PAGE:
may result in problematic presentation delivery, lack of clarity and subsequent impaired student comprehension (Farkas, 2005).
Colour may be used to complement the material being presented but care must be taken so that overly busy schemes do not overshadow the purpose of the PowerPoint (Holzl, 1997). The use of bright text over dull backgrounds or vice versa generally lends readability, as does the utilisation of bolded font (University of Oregon, 2011). Generally, cool colours such as green and blue make suitable backgrounds and the avoidance of colour combinations such as red and green is beneficial for colour-blind individuals (University of Oregon, 2011). PowerPoint design- templates assist to keep colours uniform and provide a simple, coordinated structure (Holzl, 1997). Additions such as arrows, text boxes and graphics should be used sparingly and only when they serve to enhance a pertinent point. Overuse of such items has the potential to distract learners (University of Oregon, 2011).
Despite the importance of adherence to formatting and design principles, it may be argued that the effectiveness of PowerPoint as a presentation device is largely determined by the quality of the oral component it drives. The information that is presented orally must be enhanced by the PowerPoint display rather than operating in competition (Booth, Shames & Desberg, 2010). Hence, basic presentation skills and principles need to be observed to facilitate the efficacious use of PowerPoint. Perhaps the most crucial standard relates to the delivery of information. It is imperative that slide information is used sequentially as a launching point to be embellished and not merely read verbatim (Farkas, 2005; Provan, 2009). Failure to regard this convention undermines presentation efficacy and leads to student tedium and disengagement (McDonald, 2004; Voss, 2004).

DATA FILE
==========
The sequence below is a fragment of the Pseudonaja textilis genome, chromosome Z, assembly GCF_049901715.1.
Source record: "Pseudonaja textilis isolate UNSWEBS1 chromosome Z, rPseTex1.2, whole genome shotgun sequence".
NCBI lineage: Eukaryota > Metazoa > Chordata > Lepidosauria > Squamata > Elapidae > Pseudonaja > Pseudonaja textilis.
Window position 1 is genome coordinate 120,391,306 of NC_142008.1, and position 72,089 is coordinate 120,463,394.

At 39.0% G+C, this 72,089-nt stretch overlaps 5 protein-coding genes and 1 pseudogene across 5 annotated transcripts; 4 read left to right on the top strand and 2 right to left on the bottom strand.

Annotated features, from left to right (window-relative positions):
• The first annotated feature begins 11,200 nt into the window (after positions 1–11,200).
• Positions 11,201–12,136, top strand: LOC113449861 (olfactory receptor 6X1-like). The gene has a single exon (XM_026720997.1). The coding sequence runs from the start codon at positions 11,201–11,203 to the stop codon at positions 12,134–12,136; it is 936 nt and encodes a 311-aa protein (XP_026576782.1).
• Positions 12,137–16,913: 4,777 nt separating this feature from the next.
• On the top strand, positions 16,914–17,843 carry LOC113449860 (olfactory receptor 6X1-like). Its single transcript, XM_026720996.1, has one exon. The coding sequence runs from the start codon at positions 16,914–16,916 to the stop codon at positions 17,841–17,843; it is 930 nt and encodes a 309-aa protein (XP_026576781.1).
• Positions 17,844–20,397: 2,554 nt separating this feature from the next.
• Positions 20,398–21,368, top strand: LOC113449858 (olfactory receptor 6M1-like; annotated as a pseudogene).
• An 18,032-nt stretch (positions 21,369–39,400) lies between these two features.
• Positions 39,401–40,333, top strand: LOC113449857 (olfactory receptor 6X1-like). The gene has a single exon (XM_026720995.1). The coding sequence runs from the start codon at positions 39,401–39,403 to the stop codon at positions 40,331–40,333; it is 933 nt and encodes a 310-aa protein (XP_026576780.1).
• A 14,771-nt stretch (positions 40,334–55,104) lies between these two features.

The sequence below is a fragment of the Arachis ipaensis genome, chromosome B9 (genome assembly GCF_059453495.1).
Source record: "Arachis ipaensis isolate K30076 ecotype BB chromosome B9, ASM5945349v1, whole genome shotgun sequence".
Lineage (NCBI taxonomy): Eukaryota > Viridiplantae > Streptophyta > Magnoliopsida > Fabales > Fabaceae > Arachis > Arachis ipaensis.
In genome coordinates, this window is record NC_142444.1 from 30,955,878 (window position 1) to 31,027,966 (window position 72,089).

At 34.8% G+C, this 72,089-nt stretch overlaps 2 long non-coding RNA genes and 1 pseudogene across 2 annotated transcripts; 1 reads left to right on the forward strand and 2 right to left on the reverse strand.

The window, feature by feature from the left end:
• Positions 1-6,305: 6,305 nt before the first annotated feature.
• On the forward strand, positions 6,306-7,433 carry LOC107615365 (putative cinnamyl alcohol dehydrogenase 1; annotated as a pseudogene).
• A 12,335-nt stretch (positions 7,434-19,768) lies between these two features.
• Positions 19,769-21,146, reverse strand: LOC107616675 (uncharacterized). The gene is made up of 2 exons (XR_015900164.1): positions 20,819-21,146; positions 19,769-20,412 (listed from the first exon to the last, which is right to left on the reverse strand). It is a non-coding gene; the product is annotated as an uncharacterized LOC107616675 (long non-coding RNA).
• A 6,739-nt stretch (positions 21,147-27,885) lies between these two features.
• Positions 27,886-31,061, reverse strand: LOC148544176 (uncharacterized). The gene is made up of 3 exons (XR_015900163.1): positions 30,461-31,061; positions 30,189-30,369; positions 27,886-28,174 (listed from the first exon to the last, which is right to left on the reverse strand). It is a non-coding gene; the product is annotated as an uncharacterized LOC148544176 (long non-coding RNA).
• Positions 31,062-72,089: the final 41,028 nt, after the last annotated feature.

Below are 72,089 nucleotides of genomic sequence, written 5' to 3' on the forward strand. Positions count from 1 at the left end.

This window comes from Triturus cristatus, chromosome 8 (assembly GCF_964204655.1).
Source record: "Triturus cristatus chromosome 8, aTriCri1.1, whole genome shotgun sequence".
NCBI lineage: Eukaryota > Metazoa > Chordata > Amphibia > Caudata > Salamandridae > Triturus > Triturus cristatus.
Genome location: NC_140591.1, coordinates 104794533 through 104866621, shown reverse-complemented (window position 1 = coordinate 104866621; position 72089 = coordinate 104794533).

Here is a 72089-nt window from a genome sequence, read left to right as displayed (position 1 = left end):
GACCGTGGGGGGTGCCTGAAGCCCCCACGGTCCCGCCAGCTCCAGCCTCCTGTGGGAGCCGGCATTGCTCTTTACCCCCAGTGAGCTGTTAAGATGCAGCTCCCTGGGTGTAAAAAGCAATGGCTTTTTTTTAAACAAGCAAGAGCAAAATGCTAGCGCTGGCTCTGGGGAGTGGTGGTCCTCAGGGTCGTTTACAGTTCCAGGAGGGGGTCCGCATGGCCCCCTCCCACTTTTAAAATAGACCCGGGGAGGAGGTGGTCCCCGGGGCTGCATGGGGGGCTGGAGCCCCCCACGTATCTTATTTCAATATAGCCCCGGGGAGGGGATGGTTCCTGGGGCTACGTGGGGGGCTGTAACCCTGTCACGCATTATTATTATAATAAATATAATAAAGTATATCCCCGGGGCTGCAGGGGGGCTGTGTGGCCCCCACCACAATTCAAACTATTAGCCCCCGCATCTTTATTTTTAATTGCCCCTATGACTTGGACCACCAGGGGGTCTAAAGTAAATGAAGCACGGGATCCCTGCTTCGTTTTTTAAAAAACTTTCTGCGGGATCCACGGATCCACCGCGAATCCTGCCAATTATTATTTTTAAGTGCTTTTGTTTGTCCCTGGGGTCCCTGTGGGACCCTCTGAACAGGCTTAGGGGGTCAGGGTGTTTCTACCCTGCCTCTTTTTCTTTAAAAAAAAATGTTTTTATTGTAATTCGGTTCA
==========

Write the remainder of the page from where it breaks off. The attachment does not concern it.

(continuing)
When delivering a PowerPoint presentation, it is judicious to limit the session to approximately twenty minutes and to advance the slides at roughly two minute intervals to
maintain audience engagement and focus (University of Queensland, 2001). It is important to pre-decipher the requirements of the learners and to pitch the presentation in accordance (University of Queensland, 2001). To maintain focus, it is useful to establish answers to the following questions and use this knowledge to drive the presentation: "What does my audience need to know? What point am I trying to make? How do I make that point clearly, thoroughly, transparently? And is the organization of information effective for making my point clear and understandable?" (Shwom & Keller, 2003, p.4)
An informal, conversational style and demonstrated passion for the subject matter works well to captivate and involve learners. Using this approach, learners are drawn into the topic and invited to contribute ideas and to give and receive feedback (Mahin, 2004). Learners, therefore, are transformed from passive knowledge recipients into active participants, thinking critically, building upon knowledge and creating and sharing meaning (Craig & Amernic, 2006; McDonald 2004). This effect is heightened when the presenter purposefully interacts with the learners, uses expressiveness, demonstrates enthusiasm, provides sufficient but not extraneous information and invites contributions (Mahin, 2004). PowerPoint presentations, as a learning tool, are further enhanced when the presenter incorporates congruent non-verbal immediacy behaviours such as smiling, open body posture, eye-contact, gestures and ample movement (Craig & Amernic, 2006). Finalising presentations with a brief summary of key points also assists learners to synthesize and retain new information, and this may be consolidated by providing access to further references (University of Queensland, 2001).